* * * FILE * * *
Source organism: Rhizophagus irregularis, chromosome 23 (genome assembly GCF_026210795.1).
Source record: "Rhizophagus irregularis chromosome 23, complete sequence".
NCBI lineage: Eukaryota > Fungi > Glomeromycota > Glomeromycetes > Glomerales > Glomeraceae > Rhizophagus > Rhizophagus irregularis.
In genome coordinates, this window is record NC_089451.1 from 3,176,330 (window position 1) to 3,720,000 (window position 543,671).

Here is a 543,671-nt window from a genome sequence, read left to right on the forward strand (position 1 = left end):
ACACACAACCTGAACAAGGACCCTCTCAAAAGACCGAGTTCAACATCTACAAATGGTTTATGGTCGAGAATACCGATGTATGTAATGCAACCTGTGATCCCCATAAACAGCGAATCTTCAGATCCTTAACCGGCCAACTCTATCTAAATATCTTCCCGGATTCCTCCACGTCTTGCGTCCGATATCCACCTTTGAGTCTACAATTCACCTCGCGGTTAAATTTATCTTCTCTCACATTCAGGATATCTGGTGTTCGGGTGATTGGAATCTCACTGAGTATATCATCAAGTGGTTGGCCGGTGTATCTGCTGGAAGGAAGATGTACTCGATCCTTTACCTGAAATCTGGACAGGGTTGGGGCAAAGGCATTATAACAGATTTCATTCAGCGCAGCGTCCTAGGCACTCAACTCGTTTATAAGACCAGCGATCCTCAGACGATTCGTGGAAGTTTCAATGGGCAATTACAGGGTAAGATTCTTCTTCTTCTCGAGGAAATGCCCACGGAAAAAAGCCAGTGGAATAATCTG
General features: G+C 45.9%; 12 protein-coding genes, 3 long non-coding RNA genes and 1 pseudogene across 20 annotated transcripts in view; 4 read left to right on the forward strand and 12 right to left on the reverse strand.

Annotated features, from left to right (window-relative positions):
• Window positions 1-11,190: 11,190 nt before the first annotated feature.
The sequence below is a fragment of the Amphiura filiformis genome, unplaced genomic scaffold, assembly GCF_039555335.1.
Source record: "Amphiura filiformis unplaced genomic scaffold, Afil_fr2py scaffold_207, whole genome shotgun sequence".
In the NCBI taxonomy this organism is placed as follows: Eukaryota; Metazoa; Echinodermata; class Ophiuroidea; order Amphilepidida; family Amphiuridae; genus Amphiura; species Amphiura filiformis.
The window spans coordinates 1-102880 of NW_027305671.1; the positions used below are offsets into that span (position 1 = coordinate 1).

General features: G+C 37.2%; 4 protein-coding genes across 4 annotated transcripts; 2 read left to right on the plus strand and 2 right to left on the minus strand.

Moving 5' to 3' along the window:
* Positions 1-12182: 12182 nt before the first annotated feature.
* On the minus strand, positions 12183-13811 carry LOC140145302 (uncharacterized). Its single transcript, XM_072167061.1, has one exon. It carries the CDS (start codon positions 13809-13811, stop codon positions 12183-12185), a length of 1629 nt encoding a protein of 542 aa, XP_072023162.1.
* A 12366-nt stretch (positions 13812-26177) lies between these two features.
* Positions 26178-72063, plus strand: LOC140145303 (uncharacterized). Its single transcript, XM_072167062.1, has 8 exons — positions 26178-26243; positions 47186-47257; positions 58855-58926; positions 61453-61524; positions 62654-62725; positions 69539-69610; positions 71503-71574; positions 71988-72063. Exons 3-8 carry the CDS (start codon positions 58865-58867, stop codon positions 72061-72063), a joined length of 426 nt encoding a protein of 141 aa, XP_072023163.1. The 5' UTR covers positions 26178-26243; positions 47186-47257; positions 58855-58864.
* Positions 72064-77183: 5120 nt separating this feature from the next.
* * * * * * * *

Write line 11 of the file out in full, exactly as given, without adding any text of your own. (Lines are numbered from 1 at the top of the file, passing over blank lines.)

Source record: "Amphiura filiformis unplaced genomic scaffold, Afil_fr2py scaffold_207, whole genome shotgun sequence".